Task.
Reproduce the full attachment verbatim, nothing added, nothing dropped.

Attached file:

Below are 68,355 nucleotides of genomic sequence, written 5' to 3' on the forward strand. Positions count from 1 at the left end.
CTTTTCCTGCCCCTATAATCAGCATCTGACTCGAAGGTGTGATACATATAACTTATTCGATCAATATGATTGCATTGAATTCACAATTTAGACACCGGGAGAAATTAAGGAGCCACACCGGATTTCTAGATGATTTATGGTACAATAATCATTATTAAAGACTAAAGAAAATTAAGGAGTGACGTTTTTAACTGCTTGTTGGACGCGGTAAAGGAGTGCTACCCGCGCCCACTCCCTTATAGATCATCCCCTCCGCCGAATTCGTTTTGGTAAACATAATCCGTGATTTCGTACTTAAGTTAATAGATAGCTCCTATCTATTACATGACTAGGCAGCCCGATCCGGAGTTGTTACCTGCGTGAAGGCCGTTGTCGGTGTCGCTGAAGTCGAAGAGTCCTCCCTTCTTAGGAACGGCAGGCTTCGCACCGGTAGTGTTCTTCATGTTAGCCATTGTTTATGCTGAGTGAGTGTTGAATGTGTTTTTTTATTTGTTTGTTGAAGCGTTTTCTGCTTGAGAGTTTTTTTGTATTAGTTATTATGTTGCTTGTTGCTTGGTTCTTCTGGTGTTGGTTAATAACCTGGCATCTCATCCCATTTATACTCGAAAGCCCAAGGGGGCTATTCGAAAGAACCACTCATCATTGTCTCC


Below are 68,355 nucleotides of genomic sequence, written 5' to 3' on the forward strand. Positions count from 1 at the left end.
CTTTTCCTGCCCCTATAATCAGCATCTGACTCGAAGGTGTGATACATATAACTTATTCGATCAATATGATTGCATTGAATTCACAATTTAGACACCGGGAGAAATTAAGGAGCCACACCGGATTTCTAGATGATTTATGGTACAATAATCATTATTAAAGACTAAAGAAAATTAAGGAGTGACGTTTTTAACTGCTTGTTGGACGCGGTAAAGGAGTGCTACCCGCGCCCACTCCCTTATAGATCATCCCCTCCGCCGAATTCGTTTTGGTAAACATAATCCGTGATTTCGTACTTAAGTTAATAGATAGCTCCTATCTATTACATGACTAGGCAGCCCGATCCGGAGTTGTTACCTGCGTGAAGGCCGTTGTCGGTGTCGCTGAAGTCGAAGAGTCCTCCCTTCTTAGGAACGGCAGGCTTCGCACCGGTAGTGTTCTTCATGTTAGCCATTGTTTATGCTGAGTGAGTGTTGAATGTGTTTTTTTATTTGTTTGTTGAAGCGTTTTCTGCTTGAGAGTTTTTTTGTATTAGTTATTATGTTGCTTGTTGCTTGGTTCTTCTGGTGTTGGTTAATAACCTGGCATCTCATCCCATTTATACTCGAAAGCCCAAGGGGGCTATTCGAAAGAACCACTCATCATTGTCTCC